• SUMMARY
  • A solid state lighting apparatus is provided in line with claim 1. This includes a circuit including a plurality of light emitting devices, and a configurable shunt configured to bypass at least some current around at least one light emitting device of the plurality of light emitting devices. The configurable shunt may include, for example, a tunable resistor, a fuse, a switch, a thermistor, and/or a variable resistor.
  • A solid state lighting apparatus embodiments includes a string of series-connected solid state light emitting devices. The string includes an anode terminal at a first end of the string and a cathode terminal at a second end of the string. At least one configurable shunt is provided between a contact of one of the solid state light emitting devices and the cathode or anode terminal of the string. The configurable shunt electrically bypasses at least one of the solid state light emitting devices when a voltage is applied across the anode and cathode terminals of the string.
  • Each of the solid state lighting devices includes an anode contact and a cathode contact. The anode contact of each of the solid state light emitting devices may be coupled to the cathode contact of an adjacent solid state light emitting device in the string or to the anode terminal of the string, and the cathode contact of each of the solid state light emitting devices may be coupled to the anode contact of an adjacent solid state light emitting device in the string or to the cathode terminal of the string.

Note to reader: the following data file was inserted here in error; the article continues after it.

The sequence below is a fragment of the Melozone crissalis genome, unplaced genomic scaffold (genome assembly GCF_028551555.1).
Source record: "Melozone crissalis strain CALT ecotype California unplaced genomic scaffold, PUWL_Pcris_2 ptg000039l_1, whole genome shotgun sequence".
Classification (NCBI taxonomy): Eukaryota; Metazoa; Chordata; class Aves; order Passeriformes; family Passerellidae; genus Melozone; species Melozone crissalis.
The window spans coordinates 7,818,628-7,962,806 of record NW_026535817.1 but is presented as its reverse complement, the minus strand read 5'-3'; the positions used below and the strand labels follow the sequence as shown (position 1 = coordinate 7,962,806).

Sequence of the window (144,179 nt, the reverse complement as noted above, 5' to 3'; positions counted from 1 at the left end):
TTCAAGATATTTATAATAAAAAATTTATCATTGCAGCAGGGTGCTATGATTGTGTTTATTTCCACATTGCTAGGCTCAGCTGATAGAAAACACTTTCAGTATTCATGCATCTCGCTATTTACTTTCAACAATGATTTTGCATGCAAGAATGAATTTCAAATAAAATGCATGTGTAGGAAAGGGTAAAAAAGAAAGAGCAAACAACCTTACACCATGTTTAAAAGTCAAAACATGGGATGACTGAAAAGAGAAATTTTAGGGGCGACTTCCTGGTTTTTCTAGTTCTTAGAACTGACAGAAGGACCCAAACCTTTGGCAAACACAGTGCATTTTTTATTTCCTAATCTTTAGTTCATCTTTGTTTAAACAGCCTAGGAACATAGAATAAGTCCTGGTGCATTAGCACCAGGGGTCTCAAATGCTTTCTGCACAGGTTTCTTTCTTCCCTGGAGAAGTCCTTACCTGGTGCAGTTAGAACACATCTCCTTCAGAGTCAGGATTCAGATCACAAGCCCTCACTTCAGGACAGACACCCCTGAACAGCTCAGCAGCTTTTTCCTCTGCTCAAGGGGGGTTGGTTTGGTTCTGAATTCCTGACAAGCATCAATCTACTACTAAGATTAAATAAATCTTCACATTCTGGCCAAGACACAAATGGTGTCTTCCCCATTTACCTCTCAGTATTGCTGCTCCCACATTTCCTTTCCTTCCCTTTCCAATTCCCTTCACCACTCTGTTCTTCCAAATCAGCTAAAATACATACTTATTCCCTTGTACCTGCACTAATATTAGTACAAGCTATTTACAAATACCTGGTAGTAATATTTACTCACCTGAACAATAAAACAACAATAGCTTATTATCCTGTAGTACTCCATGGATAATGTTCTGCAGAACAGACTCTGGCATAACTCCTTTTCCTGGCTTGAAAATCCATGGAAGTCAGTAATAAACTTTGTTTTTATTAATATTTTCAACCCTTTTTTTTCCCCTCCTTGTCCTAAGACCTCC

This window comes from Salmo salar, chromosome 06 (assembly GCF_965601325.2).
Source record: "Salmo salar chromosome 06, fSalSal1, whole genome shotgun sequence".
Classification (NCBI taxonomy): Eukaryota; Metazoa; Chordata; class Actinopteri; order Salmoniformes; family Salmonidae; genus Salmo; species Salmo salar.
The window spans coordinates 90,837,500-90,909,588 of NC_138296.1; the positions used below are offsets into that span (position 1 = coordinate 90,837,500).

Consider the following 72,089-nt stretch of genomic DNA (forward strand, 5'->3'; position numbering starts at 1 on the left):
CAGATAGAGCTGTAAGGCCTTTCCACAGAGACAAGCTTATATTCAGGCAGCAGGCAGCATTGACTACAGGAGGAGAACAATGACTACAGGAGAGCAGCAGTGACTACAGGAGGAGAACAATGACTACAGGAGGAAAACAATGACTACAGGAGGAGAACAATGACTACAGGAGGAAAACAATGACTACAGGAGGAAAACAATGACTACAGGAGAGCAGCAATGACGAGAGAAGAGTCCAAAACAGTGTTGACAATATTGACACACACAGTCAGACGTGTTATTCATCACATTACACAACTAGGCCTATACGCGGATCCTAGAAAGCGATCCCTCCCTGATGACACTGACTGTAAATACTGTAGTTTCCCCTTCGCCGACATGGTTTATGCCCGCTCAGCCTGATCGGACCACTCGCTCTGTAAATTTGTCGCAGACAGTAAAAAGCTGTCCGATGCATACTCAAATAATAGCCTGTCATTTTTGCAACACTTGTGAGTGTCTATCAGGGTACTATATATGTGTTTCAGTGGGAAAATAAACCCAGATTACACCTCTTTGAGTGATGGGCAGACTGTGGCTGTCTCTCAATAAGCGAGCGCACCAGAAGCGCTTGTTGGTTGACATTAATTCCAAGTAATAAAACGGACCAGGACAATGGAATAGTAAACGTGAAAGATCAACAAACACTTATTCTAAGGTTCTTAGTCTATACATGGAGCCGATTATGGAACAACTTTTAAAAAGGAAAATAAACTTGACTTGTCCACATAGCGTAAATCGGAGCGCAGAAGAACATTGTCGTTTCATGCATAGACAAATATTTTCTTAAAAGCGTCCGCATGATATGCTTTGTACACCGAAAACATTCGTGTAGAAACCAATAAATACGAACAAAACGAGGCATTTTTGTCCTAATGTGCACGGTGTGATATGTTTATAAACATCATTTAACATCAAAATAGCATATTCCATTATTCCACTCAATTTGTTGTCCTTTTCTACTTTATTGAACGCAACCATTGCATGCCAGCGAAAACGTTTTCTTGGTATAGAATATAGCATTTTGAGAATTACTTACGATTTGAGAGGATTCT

• The switch may include an electrically controllable switch, and the solid state lighting apparatus may further include a control circuit coupled to the switch and configured to electrically control an ON/OFF state of the switch.
  • The solid state lighting apparatus may further include an interface coupled to the control circuit and configured to receive an external input and responsively provide a switch command to the control circuit, and the control circuit may be configured to control the ON/OFF state of the switch in response to the switch command.